The school belongs to the Naenae Kāhui Ako.

Evaluation Findings

1 Equity and excellence – achievement of valued outcomes for students

1.1 How well is the school achieving equitable and excellent outcomes for all its students?

The school has high expectations of all students. Most students make appropriate progress in relation to their individual goals. Reported 2017 end-of-year school data shows that in relation to the expanded New Zealand Curriculum (NZC), nearly all students achieve well in literacy and a large majority, including Pacific students, achieve well in mathematics. Achievement for Māori students is above their peers in these curriculum areas. Over time, high levels of achievement in literacy have been maintained.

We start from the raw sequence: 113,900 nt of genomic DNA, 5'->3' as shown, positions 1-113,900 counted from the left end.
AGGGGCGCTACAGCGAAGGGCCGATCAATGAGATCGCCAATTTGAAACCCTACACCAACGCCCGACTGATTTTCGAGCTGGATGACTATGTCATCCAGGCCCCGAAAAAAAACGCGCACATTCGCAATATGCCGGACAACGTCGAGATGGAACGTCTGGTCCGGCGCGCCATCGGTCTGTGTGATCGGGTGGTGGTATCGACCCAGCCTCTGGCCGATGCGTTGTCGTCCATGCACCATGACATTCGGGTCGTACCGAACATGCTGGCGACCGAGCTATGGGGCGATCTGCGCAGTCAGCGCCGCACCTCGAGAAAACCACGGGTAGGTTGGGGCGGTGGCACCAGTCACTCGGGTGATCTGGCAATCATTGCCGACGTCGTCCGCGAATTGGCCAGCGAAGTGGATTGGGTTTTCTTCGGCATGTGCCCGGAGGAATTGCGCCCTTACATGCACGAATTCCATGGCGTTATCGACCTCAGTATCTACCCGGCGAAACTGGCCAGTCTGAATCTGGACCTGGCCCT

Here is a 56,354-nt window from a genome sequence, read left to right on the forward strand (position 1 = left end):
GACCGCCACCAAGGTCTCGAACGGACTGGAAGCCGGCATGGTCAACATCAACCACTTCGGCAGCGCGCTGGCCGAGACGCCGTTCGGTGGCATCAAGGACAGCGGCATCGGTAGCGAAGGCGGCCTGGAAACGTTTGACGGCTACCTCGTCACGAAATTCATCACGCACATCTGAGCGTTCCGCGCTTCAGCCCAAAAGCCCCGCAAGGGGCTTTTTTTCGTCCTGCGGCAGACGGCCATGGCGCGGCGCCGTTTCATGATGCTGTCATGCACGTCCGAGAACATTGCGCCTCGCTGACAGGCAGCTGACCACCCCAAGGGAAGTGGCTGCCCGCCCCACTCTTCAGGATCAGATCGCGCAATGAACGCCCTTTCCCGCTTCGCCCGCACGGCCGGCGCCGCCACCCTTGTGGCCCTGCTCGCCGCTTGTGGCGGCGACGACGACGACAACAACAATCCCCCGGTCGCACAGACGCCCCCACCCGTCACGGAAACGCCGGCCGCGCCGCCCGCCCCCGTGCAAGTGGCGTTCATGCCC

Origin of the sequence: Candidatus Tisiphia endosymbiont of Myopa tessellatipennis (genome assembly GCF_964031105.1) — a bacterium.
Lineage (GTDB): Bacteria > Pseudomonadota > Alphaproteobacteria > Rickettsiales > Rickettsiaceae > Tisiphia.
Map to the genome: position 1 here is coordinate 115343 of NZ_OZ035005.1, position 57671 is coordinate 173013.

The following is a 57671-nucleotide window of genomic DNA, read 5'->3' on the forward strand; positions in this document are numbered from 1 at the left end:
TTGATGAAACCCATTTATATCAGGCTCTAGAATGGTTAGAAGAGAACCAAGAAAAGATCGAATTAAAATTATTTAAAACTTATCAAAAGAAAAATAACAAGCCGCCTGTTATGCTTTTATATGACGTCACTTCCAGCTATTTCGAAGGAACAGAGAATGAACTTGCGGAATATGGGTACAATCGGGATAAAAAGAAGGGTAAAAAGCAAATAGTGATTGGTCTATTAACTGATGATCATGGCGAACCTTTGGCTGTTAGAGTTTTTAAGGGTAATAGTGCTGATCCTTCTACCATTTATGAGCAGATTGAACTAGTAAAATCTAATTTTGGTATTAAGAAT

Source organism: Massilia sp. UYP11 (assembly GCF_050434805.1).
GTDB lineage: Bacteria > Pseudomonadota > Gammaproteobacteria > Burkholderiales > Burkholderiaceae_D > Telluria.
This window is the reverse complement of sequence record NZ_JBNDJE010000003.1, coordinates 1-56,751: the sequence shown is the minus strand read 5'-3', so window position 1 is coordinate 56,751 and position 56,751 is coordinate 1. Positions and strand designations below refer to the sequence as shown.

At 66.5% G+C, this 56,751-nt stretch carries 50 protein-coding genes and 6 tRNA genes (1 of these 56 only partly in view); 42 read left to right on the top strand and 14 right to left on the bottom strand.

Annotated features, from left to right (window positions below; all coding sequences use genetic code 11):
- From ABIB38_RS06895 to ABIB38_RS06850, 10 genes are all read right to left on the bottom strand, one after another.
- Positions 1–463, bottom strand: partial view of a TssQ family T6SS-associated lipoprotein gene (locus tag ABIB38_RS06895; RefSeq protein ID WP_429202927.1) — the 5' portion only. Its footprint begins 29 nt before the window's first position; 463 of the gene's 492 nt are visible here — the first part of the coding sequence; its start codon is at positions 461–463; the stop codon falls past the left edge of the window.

Students not achieving at expectation are well known by leaders and staff. Strategies are in place to support these students to achieve success.

1.2 How well is the school accelerating learning for those Māori and other students who need this?

Data from 2017 indicates that a number of students accelerated their progress in relation to their goals. A significant number of students, including Māori and Pacific, accelerated their progress in literacy. There is evidence of acceleration in mathematics, especially by Māori students.

2 School conditions for equity and excellence – processes and practices

2.1 What school processes and practices are effective in enabling achievement of equity and excellence, and acceleration of learning?

Trustees, leaders, specialists and staff have an unrelenting focus on supporting the progress and achievement of all students. Their highly collaborative approach guides teaching and learning through each child’s individual education plan (IEP). The IEP goals are responsive, realistic and build on each student’s current learning interests and needs. A wide range of planning holistically supports learner success. Useful systems and processes are in place to track and monitor student progress and achievement against their goals.